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<nettime> Natopoly


   Author:  noone <noone@senate.gov>
   Date:    1998/04/30
   Forum:   gov.us.fed.congress.record.senate
Archive-Name: gov/us/fed/congress/record/1998/apr/29/1998CRS3739D
[Congressional Record: April 29, 1998 (Senate)]
[Page S3739-S3744]
>From the Congressional Record Online via GPO Access [wais.access.gpo.gov]

                           EXECUTIVE SESSION



  The PRESIDING OFFICER. Under the previous order, the Senate will now
go into executive session and resume consideration of Executive
Calendar No. 16, which the clerk will report.
  The assistant legislative clerk read as follows:

       Treaty Document No. 105-36, Protocols to the North Atlantic
     Treaty of 1949 on Accession of Poland, Hungary and the Czech
  The Senate resumed consideration of the treaty.

     <...~550 lines deleted...>

  Mr. WELLSTONE. Mr. President, the administration often claims its aim
in expanding NATO is to foster democracy, stability, and economic
reform in Central Europe. But there already is democracy, stability and
economic reform in the Czech Republic, Hungary, and Poland. Besides, if
this was our aim wouldn't the European Union, whose fundamental purpose
is to spur growth and stability through integration, be a better
vehicle for accomplishing these goals than NATO, which is after all a
military alliance? If our goal is to expand markets and democracy, why
don't we use our leverage to promote the expansion of the European


  There is no question in my mind that colleagues who support NATO
expansion do so because they believe it would be in the interests of
the United States and think it would be the right thing to do. I
question no colleage on that. But I am troubled by the fact that U.S.
arms makers have played a major role in lobbying for NATO expansion.
And this lobbying has been confined just to the United States. As
difficult as it may be to believe, McDonnell Douglas helped the
Hungarian Government win public support in a referendum on joining NATO
by financing a CD-ROM game called ``Natopoly'' that was distributed
free to libraries throughout Hungary. The Washington Post described it
as a ``piece of slick, unabashedly pro-NATO software.''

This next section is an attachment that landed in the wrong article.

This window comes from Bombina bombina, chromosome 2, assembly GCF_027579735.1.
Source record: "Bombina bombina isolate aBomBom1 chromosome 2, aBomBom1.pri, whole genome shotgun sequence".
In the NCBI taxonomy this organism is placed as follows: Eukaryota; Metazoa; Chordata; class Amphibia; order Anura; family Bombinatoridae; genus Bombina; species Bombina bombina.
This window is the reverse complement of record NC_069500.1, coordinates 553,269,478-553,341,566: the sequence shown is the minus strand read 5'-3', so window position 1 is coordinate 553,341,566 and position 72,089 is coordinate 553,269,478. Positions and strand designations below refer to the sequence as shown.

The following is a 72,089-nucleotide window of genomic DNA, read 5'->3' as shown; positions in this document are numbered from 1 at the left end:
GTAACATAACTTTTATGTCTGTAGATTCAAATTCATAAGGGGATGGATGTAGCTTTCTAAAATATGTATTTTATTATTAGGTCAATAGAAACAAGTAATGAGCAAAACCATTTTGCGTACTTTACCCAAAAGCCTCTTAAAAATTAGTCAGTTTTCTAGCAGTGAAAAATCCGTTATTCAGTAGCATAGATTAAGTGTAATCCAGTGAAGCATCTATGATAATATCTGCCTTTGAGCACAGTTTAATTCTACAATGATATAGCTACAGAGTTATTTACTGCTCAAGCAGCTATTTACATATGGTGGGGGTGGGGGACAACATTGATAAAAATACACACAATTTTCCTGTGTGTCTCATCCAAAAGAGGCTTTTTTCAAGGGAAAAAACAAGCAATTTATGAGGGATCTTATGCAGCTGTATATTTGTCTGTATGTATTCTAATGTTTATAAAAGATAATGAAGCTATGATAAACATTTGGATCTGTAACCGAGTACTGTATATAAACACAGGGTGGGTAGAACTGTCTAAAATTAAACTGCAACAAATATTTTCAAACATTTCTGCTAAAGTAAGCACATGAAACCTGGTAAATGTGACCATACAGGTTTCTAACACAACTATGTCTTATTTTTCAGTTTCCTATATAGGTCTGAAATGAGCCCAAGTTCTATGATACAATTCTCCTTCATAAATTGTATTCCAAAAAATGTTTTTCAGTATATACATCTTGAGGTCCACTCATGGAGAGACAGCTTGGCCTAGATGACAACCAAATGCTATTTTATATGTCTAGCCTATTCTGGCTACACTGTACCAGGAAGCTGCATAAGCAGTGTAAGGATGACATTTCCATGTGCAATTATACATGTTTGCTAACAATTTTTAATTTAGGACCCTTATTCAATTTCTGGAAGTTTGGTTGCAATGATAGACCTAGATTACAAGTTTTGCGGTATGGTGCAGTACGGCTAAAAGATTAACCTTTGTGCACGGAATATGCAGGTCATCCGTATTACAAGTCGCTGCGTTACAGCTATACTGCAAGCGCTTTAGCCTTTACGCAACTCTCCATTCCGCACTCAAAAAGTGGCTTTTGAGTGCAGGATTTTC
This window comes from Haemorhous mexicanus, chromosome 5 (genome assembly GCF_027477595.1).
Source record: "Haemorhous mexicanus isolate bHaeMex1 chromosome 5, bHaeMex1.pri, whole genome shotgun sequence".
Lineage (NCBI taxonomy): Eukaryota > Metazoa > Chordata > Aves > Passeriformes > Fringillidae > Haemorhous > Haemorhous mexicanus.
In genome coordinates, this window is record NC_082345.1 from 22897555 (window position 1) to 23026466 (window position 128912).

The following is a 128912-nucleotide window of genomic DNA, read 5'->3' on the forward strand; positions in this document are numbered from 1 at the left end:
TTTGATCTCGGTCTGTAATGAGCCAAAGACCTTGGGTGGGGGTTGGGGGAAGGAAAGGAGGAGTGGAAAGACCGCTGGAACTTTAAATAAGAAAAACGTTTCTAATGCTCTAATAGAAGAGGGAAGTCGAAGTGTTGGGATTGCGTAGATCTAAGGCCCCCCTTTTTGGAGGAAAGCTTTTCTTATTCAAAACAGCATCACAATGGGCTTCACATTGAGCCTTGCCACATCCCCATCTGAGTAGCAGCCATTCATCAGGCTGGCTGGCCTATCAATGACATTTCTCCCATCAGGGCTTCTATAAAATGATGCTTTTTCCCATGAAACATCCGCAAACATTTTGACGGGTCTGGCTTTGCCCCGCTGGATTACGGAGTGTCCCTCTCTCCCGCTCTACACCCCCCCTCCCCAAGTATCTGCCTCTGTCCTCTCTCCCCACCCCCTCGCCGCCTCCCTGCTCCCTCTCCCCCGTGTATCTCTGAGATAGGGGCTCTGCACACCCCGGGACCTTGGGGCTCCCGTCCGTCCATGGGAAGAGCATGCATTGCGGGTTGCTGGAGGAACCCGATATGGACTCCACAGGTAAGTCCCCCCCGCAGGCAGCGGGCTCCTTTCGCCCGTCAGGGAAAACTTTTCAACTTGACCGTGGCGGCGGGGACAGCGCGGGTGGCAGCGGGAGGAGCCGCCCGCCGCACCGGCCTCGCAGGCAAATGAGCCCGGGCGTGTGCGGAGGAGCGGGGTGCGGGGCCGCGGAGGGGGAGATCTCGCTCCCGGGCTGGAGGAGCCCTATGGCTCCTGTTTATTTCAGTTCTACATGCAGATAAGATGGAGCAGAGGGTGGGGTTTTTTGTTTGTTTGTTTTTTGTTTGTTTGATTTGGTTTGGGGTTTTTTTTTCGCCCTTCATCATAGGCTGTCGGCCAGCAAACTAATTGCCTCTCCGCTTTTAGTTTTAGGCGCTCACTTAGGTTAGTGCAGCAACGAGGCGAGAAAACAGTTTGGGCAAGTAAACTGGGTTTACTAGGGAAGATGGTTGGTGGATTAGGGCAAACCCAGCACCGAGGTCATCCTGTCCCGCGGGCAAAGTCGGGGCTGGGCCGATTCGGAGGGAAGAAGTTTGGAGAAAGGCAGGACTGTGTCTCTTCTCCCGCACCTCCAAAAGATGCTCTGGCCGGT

Mr. President, U.S. arms makers seem to equate expanding NATO with
expanding profits. To explain what I mean, let me quote from a June 29,
1997 New York Times article entitled, ``Arms Makers See Bonanza in
Selling NATO Expansion'':

       At night, Bruce L. Jackson is president of the U.S.
     Committee to Expand NATO, giving intimate dinners for
     Senators and foreign officials. By day, he is director of
     strategic planning for Lockheed Martin Corporation.
       Mr. Jackson says he keeps his two identities separate, but
     his company and his lobbying group are fighting the same
     battle. Defense contractors are acting like globe-hopping
     diplomats to encourage the expansion of NATO, which will
     create a huge market for their wares.
       . . . ``The stakes are high'' for arms makers, said Joel L.
     Johnson, vice president for international affairs at the
     Aerospace Industries Association. . . . ``Whoever gets in
     first will have a lock for the next quarter century.'' The
     potential market for jets alone is $10 billion, he said. . .
     . ``Then there's transport aircraft, utility helicopters,
     attack helicopters,'' Mr. Johnson said--not to mention
     military communications systems, computers, radar, radios,
     and other tools of a modern fighting force. ``Add these
     together, and we're talking real money,'' he said.

  And the real ``real money'' he's talking about is more likely to come
from the U.S. taxpayers than from new NATO members. In fact, it appears
as if funds are already coming from the U.S. taxpayer to subsidize arms
purchases by potential NATO members.

     <... ~172 lines deleted...>
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